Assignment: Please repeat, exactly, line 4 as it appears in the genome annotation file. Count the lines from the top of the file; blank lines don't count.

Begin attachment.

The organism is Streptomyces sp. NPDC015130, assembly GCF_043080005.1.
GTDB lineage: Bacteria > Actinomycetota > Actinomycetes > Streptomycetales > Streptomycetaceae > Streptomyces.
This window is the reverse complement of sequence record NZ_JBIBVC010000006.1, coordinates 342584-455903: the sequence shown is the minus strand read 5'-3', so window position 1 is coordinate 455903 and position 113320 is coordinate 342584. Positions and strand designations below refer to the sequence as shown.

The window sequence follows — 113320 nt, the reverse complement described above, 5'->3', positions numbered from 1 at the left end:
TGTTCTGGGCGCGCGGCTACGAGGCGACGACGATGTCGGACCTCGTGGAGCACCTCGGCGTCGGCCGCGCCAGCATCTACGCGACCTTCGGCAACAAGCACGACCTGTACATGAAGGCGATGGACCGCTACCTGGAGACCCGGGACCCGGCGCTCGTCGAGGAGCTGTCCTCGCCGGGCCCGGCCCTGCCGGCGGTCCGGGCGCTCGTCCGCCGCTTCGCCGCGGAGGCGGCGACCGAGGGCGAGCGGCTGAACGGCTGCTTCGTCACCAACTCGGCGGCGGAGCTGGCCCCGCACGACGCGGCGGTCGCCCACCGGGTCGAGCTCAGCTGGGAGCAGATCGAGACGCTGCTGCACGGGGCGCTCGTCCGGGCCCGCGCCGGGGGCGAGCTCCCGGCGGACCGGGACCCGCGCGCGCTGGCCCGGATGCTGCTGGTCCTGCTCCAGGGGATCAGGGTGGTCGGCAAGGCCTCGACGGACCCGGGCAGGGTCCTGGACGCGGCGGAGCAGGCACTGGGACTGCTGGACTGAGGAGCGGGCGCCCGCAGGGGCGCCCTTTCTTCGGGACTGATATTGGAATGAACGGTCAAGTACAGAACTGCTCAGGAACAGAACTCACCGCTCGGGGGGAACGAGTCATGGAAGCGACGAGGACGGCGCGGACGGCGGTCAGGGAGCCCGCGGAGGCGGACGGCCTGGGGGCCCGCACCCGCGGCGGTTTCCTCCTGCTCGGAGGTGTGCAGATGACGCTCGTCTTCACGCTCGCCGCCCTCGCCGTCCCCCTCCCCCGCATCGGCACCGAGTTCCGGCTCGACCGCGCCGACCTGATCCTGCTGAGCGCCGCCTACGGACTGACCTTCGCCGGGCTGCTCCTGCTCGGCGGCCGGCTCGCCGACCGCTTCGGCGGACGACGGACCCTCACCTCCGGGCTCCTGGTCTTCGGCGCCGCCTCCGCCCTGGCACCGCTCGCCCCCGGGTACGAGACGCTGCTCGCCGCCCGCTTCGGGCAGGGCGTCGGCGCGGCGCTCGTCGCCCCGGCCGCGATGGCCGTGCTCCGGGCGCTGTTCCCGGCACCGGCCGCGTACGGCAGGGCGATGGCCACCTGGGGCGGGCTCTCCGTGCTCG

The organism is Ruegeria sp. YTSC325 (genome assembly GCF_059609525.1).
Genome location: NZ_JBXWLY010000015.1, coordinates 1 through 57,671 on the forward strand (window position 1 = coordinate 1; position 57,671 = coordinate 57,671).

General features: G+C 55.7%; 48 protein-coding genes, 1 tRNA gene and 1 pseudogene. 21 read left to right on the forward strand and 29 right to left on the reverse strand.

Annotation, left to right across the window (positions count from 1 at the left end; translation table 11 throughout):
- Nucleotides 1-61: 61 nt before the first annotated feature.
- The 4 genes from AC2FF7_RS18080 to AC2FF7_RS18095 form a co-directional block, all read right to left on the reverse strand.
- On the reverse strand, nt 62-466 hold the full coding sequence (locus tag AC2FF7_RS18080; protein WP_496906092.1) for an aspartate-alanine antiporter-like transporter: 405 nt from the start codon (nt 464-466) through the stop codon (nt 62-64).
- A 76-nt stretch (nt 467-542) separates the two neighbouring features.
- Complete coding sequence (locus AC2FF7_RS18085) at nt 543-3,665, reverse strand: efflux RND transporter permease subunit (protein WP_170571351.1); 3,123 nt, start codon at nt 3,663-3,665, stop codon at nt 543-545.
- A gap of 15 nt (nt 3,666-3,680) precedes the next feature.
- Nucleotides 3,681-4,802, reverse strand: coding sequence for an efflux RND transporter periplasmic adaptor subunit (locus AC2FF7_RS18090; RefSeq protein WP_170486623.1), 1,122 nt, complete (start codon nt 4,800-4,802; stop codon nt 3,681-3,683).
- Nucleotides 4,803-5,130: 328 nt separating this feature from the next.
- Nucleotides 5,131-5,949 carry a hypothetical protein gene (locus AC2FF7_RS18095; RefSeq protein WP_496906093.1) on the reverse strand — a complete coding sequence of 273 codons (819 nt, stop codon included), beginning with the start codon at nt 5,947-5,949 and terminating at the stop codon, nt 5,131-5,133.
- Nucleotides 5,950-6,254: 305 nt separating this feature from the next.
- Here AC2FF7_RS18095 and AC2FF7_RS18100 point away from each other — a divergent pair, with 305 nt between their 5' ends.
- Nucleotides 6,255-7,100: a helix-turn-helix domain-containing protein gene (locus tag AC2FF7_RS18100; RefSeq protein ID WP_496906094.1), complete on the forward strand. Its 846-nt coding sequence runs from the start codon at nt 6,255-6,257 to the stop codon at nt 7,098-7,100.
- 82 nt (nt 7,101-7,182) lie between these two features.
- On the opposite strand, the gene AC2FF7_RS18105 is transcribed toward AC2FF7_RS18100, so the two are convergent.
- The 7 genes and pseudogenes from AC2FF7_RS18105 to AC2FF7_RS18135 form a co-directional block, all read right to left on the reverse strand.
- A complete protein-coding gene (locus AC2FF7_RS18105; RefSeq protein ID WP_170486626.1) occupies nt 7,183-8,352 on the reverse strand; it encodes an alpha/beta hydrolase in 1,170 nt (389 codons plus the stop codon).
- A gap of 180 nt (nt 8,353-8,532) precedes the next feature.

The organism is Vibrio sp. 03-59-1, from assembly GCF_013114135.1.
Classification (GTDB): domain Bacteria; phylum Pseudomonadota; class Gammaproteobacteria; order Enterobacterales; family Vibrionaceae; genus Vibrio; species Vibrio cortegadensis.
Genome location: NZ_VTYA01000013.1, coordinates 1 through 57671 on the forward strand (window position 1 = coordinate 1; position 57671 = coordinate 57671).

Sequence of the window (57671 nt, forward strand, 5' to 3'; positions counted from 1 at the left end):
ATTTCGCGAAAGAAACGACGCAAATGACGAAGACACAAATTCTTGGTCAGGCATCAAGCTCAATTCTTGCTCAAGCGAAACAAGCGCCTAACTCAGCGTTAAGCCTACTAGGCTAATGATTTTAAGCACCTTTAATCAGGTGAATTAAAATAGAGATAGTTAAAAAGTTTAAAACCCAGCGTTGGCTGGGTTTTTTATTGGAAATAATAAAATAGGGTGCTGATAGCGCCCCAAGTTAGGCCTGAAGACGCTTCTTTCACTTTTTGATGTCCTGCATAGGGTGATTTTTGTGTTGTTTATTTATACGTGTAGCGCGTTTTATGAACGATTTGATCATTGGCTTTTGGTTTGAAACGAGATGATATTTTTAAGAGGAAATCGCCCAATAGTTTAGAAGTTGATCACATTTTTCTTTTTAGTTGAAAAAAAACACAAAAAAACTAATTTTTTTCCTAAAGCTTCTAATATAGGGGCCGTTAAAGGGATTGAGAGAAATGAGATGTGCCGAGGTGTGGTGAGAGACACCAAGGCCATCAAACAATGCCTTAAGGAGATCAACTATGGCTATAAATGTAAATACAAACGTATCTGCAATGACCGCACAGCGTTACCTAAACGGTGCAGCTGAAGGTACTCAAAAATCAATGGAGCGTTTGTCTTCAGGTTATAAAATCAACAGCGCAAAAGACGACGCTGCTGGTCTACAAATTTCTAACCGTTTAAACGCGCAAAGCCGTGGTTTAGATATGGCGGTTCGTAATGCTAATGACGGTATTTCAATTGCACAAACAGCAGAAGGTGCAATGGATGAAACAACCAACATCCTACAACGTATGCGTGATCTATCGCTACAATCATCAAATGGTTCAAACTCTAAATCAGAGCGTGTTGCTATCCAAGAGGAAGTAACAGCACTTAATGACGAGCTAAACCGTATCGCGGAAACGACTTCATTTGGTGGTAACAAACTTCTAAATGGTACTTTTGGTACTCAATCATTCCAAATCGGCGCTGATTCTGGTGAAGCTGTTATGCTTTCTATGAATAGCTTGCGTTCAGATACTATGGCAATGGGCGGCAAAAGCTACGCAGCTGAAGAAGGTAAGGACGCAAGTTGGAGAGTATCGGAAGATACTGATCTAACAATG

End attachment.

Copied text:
The window sequence follows — 113320 nt, the reverse complement described above, 5'->3', positions numbered from 1 at the left end: